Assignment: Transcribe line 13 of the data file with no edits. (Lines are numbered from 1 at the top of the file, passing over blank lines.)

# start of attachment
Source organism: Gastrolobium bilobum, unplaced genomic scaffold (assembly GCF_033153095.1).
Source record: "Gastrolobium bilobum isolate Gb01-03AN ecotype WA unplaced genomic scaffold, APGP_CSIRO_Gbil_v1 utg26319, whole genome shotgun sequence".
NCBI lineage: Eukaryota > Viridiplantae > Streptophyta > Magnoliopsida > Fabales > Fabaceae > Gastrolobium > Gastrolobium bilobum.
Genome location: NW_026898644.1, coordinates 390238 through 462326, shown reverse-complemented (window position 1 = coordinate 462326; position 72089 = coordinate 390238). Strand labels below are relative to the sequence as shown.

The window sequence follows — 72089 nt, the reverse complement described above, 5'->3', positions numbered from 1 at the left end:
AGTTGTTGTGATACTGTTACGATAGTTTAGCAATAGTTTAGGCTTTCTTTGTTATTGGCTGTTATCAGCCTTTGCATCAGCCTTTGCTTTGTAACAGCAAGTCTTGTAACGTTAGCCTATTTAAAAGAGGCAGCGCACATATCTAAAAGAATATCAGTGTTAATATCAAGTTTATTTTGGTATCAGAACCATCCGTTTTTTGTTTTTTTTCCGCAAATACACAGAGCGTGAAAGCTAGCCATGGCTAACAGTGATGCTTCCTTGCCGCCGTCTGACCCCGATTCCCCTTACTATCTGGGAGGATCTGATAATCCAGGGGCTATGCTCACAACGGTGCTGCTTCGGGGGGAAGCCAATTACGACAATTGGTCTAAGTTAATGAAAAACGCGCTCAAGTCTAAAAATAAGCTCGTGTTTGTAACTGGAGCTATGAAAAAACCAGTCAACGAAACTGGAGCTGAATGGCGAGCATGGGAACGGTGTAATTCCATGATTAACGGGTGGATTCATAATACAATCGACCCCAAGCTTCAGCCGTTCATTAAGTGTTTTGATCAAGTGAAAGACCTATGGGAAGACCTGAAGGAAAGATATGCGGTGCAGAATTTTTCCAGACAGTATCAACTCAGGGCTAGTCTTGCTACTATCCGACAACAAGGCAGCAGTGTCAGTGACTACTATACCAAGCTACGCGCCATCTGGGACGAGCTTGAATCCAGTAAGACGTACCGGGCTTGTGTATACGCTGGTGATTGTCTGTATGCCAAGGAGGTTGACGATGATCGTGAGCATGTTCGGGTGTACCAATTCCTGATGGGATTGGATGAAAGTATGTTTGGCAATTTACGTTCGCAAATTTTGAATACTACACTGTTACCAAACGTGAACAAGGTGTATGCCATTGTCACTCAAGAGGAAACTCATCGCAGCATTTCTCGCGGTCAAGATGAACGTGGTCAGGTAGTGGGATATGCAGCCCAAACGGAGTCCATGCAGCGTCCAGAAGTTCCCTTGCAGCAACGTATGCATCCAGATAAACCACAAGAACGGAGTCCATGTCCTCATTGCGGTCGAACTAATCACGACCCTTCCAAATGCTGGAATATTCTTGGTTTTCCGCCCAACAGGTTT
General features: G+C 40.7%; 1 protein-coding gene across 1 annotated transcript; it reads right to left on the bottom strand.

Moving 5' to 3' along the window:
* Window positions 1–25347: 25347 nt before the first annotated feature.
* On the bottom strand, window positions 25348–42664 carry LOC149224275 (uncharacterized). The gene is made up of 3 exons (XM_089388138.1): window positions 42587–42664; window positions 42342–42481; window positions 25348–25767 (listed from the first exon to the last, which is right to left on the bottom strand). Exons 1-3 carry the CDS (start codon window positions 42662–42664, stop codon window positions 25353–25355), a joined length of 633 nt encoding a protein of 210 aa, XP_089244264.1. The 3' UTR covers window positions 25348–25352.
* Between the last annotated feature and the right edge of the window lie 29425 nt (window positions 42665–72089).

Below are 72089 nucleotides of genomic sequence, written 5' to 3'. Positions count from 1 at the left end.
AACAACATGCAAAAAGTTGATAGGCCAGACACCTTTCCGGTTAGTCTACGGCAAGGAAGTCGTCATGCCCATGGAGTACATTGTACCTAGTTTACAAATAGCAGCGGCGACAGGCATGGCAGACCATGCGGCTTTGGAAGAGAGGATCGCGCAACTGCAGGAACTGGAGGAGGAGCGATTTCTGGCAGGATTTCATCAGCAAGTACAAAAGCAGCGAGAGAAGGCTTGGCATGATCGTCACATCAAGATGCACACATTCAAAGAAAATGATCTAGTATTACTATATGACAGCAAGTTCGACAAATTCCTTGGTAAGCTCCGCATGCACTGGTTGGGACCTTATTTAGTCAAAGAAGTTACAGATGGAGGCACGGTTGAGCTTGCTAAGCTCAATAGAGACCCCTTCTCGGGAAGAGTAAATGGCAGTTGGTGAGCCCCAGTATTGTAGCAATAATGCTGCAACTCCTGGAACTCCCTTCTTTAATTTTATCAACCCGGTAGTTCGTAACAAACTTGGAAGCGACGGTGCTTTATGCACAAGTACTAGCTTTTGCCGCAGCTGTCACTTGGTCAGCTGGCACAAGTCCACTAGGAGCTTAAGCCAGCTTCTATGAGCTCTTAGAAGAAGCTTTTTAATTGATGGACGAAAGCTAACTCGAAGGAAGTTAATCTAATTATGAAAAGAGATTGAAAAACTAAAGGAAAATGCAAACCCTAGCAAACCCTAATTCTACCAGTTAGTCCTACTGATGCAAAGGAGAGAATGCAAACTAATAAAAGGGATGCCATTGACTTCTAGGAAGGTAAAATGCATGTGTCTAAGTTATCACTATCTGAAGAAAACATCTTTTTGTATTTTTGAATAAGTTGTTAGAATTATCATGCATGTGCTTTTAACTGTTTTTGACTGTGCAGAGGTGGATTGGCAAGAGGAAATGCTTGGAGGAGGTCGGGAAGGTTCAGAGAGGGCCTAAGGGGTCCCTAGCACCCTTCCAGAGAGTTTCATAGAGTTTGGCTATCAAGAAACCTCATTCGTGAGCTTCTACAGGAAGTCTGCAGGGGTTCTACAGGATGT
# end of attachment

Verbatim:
AACAACATGCAAAAAGTTGATAGGCCAGACACCTTTCCGGTTAGTCTACGGCAAGGAAGTCGTCATGCCCATGGAGTACATTGTACCTAGTTTACAAATAGCAGCGGCGACAGGCATGGCAGACCATGCGGCTTTGGAAGAGAGGATCGCGCAACTGCAGGAACTGGAGGAGGAGCGATTTCTGGCAGGATTTCATCAGCAAGTACAAAAGCAGCGAGAGAAGGCTTGGCATGATCGTCACATCAAGATGCACACATTCAAAGAAAATGATCTAGTATTACTATATGACAGCAAGTTCGACAAATTCCTTGGTAAGCTCCGCATGCACTGGTTGGGACCTTATTTAGTCAAAGAAGTTACAGATGGAGGCACGGTTGAGCTTGCTAAGCTCAATAGAGACCCCTTCTCGGGAAGAGTAAATGGCAGTTGGTGAGCCCCAGTATTGTAGCAATAATGCTGCAACTCCTGGAACTCCCTTCTTTAATTTTATCAACCCGGTAGTTCGTAACAAACTTGGAAGCGACGGTGCTTTATGCACAAGTACTAGCTTTTGCCGCAGCTGTCACTTGGTCAGCTGGCACAAGTCCACTAGGAGCTTAAGCCAGCTTCTATGAGCTCTTAGAAGAAGCTTTTTAATTGATGGACGAAAGCTAACTCGAAGGAAGTTAATCTAATTATGAAAAGAGATTGAAAAACTAAAGGAAAATGCAAACCCTAGCAAACCCTAATTCTACCAGTTAGTCCTACTGATGCAAAGGAGAGAATGCAAACTAATAAAAGGGATGCCATTGACTTCTAGGAAGGTAAAATGCATGTGTCTAAGTTATCACTATCTGAAGAAAACATCTTTTTGTATTTTTGAATAAGTTGTTAGAATTATCATGCATGTGCTTTTAACTGTTTTTGACTGTGCAGAGGTGGATTGGCAAGAGGAAATGCTTGGAGGAGGTCGGGAAGGTTCAGAGAGGGCCTAAGGGGTCCCTAGCACCCTTCCAGAGAGTTTCATAGAGTTTGGCTATCAAGAAACCTCATTCGTGAGCTTCTACAGGAAGTCTGCAGGGGTTCTACAGGATGT